- National Institute for Environmental Studies (NIES)
- International Atomic Energy Agency (IAEA)
- Resource Technology Corporation (RTC) [USA Distributor]
220.127.116.11 FDA Cocoa Powder (CP)
Current certificate of analysis: FDA Cocoa Powder Certificate (2012, amended 2013) Excel 2010 (.xlsx) file
FDA CP Certificate (2012) was issued May 16, 2012. With this issuance, FDA CP was revalidated for continued use as an in-house RM for quality control/quality assurance for determination of element mass fractions in food and other biological materials.
Development work for FDA CP started in 1994 when approximately 10 kg of commercially-produced cocoa powder from a single production lot was obtained from a local grocery store. The material was re-packaged into pre-washed amber glass bottles and has been stored at FDA CFSAN. Bottles are sent to FDA labs on request. Each bottle contains about 300 grams of cocoa powder.
Reference values are derived from analytical results that have been reported. Since data have been received on an on-going basis, the reference values have evolved over time. The first FDA CP certificate was issued August 9, 1996. Minor updates occurred in 1998, 1999, and 2000 and a major update occurred May 4, 2006. As expected, changes in numerical values have been quite small.
Several enhancements were realized with the 2012 certificate:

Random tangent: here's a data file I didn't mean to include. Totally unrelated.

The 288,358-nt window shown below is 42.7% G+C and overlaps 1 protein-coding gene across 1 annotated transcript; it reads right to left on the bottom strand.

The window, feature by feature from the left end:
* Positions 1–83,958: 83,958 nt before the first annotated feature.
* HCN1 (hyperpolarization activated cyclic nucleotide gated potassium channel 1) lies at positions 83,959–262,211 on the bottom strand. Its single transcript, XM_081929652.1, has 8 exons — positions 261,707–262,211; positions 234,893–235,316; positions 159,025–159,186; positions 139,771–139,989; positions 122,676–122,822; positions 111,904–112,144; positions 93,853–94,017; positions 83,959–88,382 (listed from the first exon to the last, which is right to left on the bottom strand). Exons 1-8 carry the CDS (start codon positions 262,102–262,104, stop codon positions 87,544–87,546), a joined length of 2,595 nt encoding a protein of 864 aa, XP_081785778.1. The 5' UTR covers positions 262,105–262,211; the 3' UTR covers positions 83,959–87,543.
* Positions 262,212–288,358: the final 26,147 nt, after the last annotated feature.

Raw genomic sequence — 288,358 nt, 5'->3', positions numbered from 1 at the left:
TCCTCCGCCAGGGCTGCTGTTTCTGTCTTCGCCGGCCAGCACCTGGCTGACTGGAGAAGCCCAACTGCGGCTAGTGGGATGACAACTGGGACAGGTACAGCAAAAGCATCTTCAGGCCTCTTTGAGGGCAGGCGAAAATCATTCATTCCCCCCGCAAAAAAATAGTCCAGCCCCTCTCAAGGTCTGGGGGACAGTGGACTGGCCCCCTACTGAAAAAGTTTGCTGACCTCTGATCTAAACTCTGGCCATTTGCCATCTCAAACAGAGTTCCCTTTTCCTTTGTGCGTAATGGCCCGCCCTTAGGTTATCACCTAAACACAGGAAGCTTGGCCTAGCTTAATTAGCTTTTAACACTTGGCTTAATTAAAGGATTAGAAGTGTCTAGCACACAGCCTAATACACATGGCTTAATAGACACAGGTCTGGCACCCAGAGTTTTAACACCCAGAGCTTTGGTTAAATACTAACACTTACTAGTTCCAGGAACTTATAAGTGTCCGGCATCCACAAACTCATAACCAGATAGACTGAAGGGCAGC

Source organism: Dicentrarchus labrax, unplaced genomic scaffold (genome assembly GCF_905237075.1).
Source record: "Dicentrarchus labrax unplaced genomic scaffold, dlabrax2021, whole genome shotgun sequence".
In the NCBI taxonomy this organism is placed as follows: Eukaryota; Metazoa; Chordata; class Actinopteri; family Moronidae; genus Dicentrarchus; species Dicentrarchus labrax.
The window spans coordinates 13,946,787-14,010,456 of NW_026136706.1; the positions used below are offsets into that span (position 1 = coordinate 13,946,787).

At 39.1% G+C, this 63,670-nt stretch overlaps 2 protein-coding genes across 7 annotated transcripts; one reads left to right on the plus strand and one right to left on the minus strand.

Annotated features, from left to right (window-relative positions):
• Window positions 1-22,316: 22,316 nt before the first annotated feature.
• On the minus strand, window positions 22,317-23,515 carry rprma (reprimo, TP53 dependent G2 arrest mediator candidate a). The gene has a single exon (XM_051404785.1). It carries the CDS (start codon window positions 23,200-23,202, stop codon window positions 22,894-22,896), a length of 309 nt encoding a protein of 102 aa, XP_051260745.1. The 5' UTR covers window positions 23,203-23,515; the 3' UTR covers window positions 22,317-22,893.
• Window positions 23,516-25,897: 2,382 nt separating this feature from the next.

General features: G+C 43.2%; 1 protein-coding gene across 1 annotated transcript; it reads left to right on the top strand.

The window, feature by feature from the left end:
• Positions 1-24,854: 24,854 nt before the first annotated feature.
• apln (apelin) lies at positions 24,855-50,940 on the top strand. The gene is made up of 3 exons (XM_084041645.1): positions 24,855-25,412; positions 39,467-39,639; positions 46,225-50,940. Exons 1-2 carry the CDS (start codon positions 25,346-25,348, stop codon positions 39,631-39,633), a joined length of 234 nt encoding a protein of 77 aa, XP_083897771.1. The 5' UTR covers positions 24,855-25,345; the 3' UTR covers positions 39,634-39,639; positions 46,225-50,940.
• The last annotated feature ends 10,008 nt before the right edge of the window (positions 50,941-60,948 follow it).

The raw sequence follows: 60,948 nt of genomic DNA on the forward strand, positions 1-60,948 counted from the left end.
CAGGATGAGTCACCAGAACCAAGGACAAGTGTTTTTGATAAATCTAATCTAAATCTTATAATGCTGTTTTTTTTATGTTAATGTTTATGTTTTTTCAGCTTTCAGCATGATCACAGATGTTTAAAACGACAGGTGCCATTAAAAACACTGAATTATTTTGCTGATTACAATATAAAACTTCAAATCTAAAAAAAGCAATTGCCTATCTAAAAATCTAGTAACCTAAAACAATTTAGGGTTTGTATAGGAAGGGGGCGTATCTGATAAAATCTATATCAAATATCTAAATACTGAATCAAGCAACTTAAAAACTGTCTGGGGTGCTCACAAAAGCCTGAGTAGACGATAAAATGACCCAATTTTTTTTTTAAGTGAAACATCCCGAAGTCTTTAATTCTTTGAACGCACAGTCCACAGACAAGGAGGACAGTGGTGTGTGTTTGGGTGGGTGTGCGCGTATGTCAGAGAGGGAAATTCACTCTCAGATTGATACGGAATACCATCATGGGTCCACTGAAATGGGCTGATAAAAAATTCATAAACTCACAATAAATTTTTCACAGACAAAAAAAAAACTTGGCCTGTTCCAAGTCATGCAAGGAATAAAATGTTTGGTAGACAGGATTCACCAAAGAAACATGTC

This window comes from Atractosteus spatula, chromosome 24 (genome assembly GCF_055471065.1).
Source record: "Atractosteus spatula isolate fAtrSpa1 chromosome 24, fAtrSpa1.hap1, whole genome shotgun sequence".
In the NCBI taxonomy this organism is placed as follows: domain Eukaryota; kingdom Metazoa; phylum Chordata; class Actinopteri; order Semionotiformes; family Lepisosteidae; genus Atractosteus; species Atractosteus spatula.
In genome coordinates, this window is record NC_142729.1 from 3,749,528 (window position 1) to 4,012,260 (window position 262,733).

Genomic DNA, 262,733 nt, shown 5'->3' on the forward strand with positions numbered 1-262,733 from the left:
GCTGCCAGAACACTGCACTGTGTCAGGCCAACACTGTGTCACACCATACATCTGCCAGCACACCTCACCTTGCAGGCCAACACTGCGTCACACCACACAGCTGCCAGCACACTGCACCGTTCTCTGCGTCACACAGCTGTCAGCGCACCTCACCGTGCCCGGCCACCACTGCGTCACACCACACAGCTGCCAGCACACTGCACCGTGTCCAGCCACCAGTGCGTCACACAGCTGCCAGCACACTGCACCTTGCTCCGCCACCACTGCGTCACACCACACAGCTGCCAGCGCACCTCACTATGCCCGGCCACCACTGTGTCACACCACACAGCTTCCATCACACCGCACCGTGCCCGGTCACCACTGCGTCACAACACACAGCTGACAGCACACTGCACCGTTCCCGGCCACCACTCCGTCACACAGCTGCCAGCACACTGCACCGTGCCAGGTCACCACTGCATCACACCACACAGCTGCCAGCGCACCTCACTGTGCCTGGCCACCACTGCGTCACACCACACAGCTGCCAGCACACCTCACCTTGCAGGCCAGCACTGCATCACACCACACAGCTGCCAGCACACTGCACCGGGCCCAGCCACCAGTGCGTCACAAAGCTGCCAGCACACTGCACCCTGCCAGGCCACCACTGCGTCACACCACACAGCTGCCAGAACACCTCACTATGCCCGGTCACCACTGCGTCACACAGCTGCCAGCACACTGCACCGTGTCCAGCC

The certificate is presented electronically in the form of an Excel 2010 workbook named "FDA Cocoa Powder Certificate (2012).xlsx". It replaces the traditional hard-copy certificate but one may be obtained by printing the first three worksheets. The workbook is password-protected with changes permitted only in specific cells designed for user input. Calculations are therefore protected from being altered inadvertently.
Basis mass is relative to the material exposed to air at 30% relative humidity, which is expected to be the median condition for typical FDA laboratories. An analytical portion is to be exposed to laboratory air for at least 2 hours before measuring the mass. If a mass uncertainty of ±1% is acceptable, then no further calculation is needed. If ±0.5% is desired, an adjustment may be performed using the actual laboratory relative humidity. This calculation can be done automatically using a tool within the certificate.
The data set used to derive the reference values has expanded considerably. Data are now available for 43 elements from 17 sources (methods, laboratories, techniques, etc.). Detection limits are provided for 6 additional elements.
Reference values were set using state-of-the-art "concensification" software developed at NIST for generating SRM certificate values. Values are provided for Confirmed Values (those confirmed via multiple sources) and Unconfirmed Values (those from a single source).